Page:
“Aww, c’mon man, don’t let us be that boat!”
I shouted at myself as I cranked the wheel and goosed the throttles, sending the Lagoon 42 Sjevernjaca into a wide, lumbering 360-degree turn. We had to get out of the path of a powered-up race boat that was bearing down on us.
Standing next to me at the raised helm station was my old sailing mate Dave Robinson. “Oh, that one’s going to be trouble too,” he said three-quarters of the way around the circle, pointing at a sailboat that tacked close to shore and was now headed our way.
I spun the wheel hard again and searched for an open path through the oncoming traffic. The seas were lumpy off the rocky entrance of Antigua’s English Harbour.
It was Day Two of Antigua Sailing Week, which we’d come to watch, not participate in—though now, apparently, we were in the thick of it. Dream Yacht Charters was a sponsor of the event, and when they suggested that I take in a bit of the action and then sail off to see the rest of the island, well, how could I say no?
We had started two days earlier at the charter base just up the coast in Jolly Harbour. On the last Saturday in April, after provisioning at Epicurean Fine Foods & Pharmacy and then waiting for a leaking faucet to be replaced, we got a late start. Our destination was Falmouth Harbour, home to race headquarters and the first stop on a counterclockwise, weeklong circumnavigation of the island. At the chart briefing that morning, besides a rundown of must-see bays and coves (and a review of the island’s many reefs to avoid), we were told two things: Be on a mooring or anchored an hour before sunset, and keep clear of the 85-boat Sailing Week fleet.
With the first advisory top of mind, we motored out the channel in midafternoon, hung a left in open water, and made a beeline for Goats Head Channel, staying inside the reef on the island’s southwestern side. To my surprise—given that this year’s Sailing Week was the first at Antigua after a two-year pandemic hiatus—Falmouth Harbour was not all that crowded. We had no problem picking up one of the Antigua Yacht Club’s guest moorings, relatively close to its dinghy dock. It turns out the bulk of the racers preferred to crowd into adjacent English Harbour, home to Nelson’s Dockyard and a number of marine facilities.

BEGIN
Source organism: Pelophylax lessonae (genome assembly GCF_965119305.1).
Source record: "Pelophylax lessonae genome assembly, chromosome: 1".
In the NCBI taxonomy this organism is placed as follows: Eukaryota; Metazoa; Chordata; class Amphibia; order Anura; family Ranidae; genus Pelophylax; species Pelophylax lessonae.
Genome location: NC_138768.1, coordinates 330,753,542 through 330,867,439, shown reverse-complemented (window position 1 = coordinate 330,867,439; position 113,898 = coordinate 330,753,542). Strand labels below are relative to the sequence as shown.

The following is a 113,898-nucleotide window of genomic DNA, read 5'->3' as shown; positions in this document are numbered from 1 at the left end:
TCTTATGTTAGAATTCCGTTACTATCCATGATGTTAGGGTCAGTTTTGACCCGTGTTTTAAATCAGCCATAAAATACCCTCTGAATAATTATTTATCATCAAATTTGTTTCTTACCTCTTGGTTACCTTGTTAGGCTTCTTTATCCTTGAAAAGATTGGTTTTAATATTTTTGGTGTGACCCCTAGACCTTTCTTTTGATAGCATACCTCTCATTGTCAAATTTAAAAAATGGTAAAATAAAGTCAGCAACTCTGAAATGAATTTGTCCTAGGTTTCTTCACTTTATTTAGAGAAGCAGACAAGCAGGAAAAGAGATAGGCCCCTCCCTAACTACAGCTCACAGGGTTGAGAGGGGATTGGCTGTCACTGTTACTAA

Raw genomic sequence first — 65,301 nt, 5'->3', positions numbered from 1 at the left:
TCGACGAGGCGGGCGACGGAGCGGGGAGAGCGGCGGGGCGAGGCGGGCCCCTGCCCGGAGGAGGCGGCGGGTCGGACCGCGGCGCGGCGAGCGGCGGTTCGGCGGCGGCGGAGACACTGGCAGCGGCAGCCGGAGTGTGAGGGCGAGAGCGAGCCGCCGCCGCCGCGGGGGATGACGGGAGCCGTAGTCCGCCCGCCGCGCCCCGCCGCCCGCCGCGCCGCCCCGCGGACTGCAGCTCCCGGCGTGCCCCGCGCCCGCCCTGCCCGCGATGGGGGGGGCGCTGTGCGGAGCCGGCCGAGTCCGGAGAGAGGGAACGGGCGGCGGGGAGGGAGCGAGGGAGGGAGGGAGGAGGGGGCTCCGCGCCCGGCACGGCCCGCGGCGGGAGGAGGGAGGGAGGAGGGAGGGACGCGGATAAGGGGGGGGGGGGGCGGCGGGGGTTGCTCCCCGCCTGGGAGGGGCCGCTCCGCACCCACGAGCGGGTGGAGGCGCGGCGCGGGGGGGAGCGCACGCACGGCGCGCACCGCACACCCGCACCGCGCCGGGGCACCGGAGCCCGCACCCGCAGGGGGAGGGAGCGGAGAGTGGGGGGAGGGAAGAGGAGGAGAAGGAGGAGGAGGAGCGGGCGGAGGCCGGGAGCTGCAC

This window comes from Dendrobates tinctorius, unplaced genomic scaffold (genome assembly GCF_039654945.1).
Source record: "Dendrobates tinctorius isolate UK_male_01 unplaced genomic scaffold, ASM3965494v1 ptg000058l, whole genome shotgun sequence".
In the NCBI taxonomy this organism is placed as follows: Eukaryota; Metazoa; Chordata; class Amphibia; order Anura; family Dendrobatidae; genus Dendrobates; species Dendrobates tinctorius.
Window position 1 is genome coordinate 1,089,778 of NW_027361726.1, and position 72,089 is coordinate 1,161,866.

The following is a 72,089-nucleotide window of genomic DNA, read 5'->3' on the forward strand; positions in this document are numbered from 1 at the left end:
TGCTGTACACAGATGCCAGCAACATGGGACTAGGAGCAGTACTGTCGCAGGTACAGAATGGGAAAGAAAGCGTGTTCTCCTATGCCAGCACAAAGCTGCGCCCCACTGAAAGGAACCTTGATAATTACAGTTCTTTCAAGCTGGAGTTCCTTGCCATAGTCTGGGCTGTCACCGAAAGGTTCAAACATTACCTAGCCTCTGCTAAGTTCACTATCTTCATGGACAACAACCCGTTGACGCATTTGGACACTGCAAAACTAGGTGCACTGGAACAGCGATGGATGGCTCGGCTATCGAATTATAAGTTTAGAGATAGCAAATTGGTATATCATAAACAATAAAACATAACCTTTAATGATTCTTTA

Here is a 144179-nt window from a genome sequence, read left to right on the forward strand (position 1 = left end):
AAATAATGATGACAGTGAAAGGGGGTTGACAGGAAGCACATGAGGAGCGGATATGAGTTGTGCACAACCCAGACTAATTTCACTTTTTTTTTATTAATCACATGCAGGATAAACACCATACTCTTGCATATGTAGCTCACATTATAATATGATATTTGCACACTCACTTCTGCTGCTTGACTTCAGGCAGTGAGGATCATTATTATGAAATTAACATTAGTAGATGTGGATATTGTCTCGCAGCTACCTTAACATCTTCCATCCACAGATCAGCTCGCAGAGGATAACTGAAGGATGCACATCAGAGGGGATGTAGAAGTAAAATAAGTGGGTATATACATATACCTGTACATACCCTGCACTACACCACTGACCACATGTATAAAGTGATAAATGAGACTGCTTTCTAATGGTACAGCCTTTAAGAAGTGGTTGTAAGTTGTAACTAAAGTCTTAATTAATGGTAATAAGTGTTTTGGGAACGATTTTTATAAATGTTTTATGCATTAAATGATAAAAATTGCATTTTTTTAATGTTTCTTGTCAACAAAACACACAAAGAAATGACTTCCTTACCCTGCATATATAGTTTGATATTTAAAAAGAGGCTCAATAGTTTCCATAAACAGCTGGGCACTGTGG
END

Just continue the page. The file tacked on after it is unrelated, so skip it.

Ashore, we learned that the opening-night party, to which we’d been invited, had been canceled because of pending weather. The bar was open, though, and the drinks were flowing. Decked out in team colors, sailors clinked bottles and glasses as regattas past were toasted. Outside, several race boats were tied along the docks, their crews offloading gear in preparation for Sunday’s opening race. And on a nearby waterfront stage, the Original Steel Orchestra entertained one and all with a lively assortment of Caribbean tunes.
For dinner, we took a security guard’s advice and walked a short way to the Life on the Corner Bar & Grill, which served up a spicy chicken curry that demanded to be washed down with cold Caribes, followed by a sweet rum punch. The street outside was busy and loud. Back on the boat, we sat forward on the tramp and enjoyed a ringside seat.
Sailing Week, according to its president, Alison Sly-Adams, marks the end of the Caribbean’s regatta season. It started in 1968 as a reason for yachts and crews to stay just a bit longer before heading north, out of hurricane danger or back to Europe. This year’s event was the 53rd regatta, offering racing action to a wide array of sailors. Boats ranged from thoroughbreds such as the Volvo 65 Ambersail 2 and the Volvo 70 Ocean Breeze to mom-and-pop cruisers to a fleet of 29 chartered bareboats. There were 15 classes in all, assigned to two starting areas just to the east and west of the entrance to Falmouth Harbour.
We joined the eastbound parade of boats Sunday morning to watch a few of the big-boat starts. The action began at 10, with classes taking off at five-minute intervals. By the second tack, the front-runners in each heat were lost in the Caribbean haze, so eventually we headed over to the B Fleet’s windward mark and puttered around, watching the spinnaker-optional cruising and bareboat classes at work. With a broach here, an hourglass chute there and a few collisions with the inflatable buoy, it was all entertaining enough.